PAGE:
Increasing renewable energy system value through storage
Author(s)Mueller, Joshua M. (Joshua Michael), 1982-
Massachusetts Institute of Technology. Technology and Policy Program.
Jessika E. Trancik.
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Intermittent renewable energy sources do not always provide power at times of greatest electricity demand or highest prices. To do so reliably, energy storage is likely required. However, no single energy storage technology is dominant when comparing cost intensities of the energy capacity and power capacity of storage. Past research on energy storage technologies has debated the value of storage technologies for different applications, and has compared the cost structures of different storage technologies without finding generalizable results across both locations and technologies. Here, a single performance metric, the benefit / cost ratio (X) of storage value added is analyzed across six locations globally to show that the relative value of storage technologies is largely location invariant. Electricity price dynamics, specifically the frequency and height of price spikes determine the value of storage, while the duration of price spikes determines the relative value of one technology versus another. We find that cost targets can be set for different technologies with ranging energy and power costs of storage.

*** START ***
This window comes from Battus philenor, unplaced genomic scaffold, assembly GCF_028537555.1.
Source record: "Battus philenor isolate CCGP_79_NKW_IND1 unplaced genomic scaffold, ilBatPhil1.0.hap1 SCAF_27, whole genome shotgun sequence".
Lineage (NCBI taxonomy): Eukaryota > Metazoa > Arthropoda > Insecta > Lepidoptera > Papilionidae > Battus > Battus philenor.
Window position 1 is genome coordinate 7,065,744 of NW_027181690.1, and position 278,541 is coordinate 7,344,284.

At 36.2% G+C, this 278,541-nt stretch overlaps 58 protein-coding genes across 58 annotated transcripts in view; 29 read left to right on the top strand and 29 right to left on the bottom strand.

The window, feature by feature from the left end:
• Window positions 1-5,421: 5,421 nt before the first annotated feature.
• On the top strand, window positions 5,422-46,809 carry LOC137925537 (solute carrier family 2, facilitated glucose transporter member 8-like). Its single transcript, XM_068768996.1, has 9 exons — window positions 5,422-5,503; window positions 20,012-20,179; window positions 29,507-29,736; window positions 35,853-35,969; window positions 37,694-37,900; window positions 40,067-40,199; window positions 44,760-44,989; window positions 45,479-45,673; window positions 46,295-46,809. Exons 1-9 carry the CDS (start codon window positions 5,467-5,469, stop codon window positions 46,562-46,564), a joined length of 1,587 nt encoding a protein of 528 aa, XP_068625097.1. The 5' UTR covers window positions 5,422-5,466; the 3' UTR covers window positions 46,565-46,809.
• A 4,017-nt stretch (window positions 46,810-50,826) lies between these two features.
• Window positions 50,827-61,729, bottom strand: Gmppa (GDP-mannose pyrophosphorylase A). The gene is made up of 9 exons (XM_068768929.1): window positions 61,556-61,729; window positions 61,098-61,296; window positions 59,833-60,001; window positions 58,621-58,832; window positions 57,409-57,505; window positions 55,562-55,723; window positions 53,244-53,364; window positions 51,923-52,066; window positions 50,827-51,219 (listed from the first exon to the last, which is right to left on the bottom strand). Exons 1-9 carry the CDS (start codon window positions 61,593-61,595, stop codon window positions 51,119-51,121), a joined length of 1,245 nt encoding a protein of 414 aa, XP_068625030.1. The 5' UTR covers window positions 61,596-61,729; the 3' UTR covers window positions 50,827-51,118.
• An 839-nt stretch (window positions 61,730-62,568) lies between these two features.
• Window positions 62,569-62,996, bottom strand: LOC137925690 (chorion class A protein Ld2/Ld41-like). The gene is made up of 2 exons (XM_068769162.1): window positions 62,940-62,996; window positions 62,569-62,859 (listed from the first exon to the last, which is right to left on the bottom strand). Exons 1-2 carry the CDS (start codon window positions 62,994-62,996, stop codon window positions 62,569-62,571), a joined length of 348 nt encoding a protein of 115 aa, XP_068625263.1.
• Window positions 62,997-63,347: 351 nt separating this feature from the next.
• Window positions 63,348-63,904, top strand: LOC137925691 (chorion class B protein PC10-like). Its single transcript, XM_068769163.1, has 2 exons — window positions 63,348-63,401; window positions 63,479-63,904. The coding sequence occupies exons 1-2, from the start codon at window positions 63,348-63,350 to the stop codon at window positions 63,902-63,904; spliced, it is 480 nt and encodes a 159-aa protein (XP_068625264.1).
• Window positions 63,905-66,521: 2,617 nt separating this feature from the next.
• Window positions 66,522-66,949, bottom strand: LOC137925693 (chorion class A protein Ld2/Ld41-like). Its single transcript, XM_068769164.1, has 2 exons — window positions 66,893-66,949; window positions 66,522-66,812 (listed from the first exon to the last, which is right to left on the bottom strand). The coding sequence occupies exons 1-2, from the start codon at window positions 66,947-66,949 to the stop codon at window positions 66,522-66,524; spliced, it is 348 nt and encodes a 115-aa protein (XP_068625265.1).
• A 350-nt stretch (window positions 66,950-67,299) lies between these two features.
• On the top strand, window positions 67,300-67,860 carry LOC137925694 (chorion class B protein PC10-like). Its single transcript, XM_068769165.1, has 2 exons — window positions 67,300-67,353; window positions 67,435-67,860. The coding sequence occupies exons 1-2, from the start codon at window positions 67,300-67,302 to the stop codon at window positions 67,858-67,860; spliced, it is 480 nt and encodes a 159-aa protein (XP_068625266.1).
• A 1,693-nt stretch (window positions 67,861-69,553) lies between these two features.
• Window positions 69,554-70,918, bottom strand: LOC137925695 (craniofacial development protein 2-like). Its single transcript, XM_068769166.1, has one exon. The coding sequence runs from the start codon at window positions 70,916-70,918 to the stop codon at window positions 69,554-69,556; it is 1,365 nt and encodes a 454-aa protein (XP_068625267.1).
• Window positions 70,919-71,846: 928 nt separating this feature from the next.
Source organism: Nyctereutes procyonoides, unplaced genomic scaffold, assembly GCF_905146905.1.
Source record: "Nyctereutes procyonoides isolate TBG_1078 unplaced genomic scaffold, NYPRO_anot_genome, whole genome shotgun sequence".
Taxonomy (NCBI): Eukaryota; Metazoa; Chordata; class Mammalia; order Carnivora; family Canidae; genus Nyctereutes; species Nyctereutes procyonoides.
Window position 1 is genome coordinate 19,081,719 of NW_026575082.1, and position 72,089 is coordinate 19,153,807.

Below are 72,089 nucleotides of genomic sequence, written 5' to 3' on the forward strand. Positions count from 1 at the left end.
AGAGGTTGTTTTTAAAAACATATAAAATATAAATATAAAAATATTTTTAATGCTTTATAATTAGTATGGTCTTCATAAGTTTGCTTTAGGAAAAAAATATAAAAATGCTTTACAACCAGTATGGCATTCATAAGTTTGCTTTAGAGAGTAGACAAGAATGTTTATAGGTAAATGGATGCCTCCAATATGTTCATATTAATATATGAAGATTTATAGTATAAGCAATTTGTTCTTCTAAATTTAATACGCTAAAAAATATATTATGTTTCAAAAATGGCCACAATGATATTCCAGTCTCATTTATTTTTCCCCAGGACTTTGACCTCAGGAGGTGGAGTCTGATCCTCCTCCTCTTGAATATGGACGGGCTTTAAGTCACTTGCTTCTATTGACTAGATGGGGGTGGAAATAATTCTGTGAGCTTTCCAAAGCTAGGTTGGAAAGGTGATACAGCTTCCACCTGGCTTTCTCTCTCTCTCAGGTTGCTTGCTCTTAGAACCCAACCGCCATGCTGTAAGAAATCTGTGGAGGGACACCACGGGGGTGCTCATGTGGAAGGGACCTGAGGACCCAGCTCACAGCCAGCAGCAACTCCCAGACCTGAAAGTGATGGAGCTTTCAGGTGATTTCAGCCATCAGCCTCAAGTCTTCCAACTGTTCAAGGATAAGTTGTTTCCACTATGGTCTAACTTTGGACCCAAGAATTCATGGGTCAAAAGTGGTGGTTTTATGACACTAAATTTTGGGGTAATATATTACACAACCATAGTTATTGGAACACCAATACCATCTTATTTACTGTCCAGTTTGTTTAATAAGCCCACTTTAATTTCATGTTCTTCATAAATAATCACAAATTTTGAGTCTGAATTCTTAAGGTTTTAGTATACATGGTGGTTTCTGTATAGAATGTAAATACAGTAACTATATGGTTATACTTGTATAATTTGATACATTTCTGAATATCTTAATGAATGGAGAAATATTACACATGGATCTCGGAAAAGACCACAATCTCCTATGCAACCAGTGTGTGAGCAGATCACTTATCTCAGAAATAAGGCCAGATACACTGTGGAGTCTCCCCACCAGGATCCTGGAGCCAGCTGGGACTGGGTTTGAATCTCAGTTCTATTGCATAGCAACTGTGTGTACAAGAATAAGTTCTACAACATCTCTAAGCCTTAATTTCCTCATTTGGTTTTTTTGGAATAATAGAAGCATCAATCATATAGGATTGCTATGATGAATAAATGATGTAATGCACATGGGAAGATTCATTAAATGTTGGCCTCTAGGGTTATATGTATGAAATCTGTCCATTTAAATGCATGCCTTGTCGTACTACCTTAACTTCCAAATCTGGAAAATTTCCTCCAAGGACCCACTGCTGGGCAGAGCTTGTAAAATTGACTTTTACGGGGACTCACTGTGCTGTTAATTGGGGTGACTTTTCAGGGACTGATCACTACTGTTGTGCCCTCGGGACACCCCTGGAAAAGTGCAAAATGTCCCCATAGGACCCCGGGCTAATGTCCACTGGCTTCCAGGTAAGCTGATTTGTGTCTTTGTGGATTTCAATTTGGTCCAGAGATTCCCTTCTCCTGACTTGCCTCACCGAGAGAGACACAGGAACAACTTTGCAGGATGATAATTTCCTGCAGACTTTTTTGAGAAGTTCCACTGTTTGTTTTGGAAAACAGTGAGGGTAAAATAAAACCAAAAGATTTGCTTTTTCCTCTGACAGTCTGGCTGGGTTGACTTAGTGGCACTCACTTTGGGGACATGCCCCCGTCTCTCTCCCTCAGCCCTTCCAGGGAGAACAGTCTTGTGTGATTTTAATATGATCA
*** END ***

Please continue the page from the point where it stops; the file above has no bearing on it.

Thesis: S.M. in Technology and Policy, Massachusetts Institute of Technology, Engineering Systems Division, Technology and Policy Program, 2015.This electronic version was submitted by the student author. The certified thesis is available in the Institute Archives and Special Collections.Cataloged from student-submitted PDF version of thesis.Includes bibliographical references (pages 135-143).
DepartmentMassachusetts Institute of Technology. Engineering Systems Division.; Massachusetts Institute of Technology. Technology and Policy Program.; Massachusetts Institute of Technology. Engineering Systems Division; Massachusetts Institute of Technology. Technology and Policy Program
Massachusetts Institute of Technology
Engineering Systems Division., Technology and Policy Program.